Mar 262014 20 Responses

Never Call a Pastor for Premarital Counseling

It happened three times last week. A couple called, the date is quickly approaching, and they wanted to know if I could do premarital counseling.

There has been a clear shift over the last decade where more and more couples expect to do premarital counseling. It is a wonderful transition. I prefer pre-engagement counseling to premarital counseling, but the latter is far better than nothing.

As a pastor, I’m thrilled couples are asking for help before they discover the difficulties of marriage. Any form of counseling before and during marriage can have positive impacts on a relationship. (See: You Aren’t the Perfect Couple)

Yet I told every couple last week what I tell every couple who calls for counseling, “No.”

I do not do premarital counseling. I don’t do it because I’m not a counselor.

I’m a pastor. As a pastor, I have some training in counseling, but not enough to be a licensed professional. While I can listen, offer pastoral advice, and often help people in a variety of situations, I cannot offer a level of service which I believe is most beneficial to couples considering marriage.

Why call a pastor for premarital counseling when you can call a professional? While I might be better than nothing, I’m not as good as you need. (See: Love Your Friends, Don’t Listen to Them)

It hasn’t always been this way. When I first graduated seminary, I did what I was told to do—I offered premarital counseling to couples. But over my first few years of ministry, I realized how out of place I was. While I had a good marriage, a broad overview of Biblical teaching, and a general knowledge of what makes most marriages work, I did not have a key skill which is necessary for effective counseling.

My relationship with marriage is much like my relationship with golf.

I don’t give golf lessons. While my handicap puts me in the top percent of golfers and while I can see what is wrong with the swing of many golfers, I’m not the person someone should turn to when trying to improve their game. I can give advice, but nearly all advice is based on what I think makes my game work. Why would someone call me when they can call a pro?

A golf professional has the ability to take a person’s personal swing and make it better. They can take who you are and make it better. I only have the ability to compare your swing with mine and tell you how they are different.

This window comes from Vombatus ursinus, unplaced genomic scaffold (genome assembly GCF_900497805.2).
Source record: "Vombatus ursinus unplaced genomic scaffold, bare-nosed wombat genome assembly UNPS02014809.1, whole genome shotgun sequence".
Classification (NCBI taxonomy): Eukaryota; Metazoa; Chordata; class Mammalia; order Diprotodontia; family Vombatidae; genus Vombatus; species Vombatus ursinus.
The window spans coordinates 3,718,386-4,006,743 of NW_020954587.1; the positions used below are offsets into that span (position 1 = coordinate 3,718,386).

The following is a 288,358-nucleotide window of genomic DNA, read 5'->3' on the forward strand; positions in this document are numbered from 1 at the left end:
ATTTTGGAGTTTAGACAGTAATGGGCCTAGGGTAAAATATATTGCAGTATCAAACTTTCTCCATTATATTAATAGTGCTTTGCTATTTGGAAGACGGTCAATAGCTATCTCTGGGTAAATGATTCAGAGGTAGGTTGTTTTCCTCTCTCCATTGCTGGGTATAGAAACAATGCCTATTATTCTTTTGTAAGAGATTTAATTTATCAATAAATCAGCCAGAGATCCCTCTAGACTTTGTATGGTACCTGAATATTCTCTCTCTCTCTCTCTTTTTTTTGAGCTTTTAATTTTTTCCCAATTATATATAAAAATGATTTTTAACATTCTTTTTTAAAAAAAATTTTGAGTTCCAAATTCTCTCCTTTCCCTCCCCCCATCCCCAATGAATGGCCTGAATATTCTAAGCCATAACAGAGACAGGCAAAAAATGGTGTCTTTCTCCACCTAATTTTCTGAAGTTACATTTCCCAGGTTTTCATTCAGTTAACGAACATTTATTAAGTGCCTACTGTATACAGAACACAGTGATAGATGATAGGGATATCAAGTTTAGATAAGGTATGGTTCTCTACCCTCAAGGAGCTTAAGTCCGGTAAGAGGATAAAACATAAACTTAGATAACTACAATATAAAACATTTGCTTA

The same is true with marriage. A pastor has an ability to give advice, to give Biblical direction, and to point out obvious problems. But a professional counselor has the training and education to delve into deeper issues. While a pastor sees symptoms, a professional counselor can often unearth causes.

As a pastor, I see myself like a triage nurse. I’m often the first call couples make when trouble occurs. My job is to evaluate them and get them with the right specialist to solve their problem. When it comes to counseling before marriage, couples do not need a pastor. They need a licensed marriage therapist. (See: The Number One Cause of Divorce)

It’s good to talk with a pastor in addition to marital counseling. We can help formulate a Biblical foundation for the relationship and can encourage important steps to a healthy spiritual life. But meeting with a pastor should never replace true counseling.

Most pastors are great. They are knowledgeable and passionate about relationships. They can give good advice, put on wonderful conferences, and write good books. We provide a great service to couples in order to get them the help that the need. However, we are rarely the help they need.

If you don’t want me to perform your surgery or be your advocate in a court of law, why would you want me to do your premarital counseling? You don’t. I’ll talk to you, pray with you, perform the wedding, and write about ideas which can help your marriage. I don’t have the training or education to be your counselor.

For more, see:

What to do if Your Spouse Refuses Counseling

13 Questions to Gauge if You Need Counseling

20 Responses to Never Call a Pastor for Premarital Counseling
  1. […] Yet I don’t encourage premarital counseling. I don’t believe counseling is best suited b...
  2. […] 5. You trust that your spouse has your best interest at heart and you feel free to reveal anything t...
  3. […] but instead, believe in pre-engagement counseling. (See: Do This Before You Put a Ring on It and Ne...

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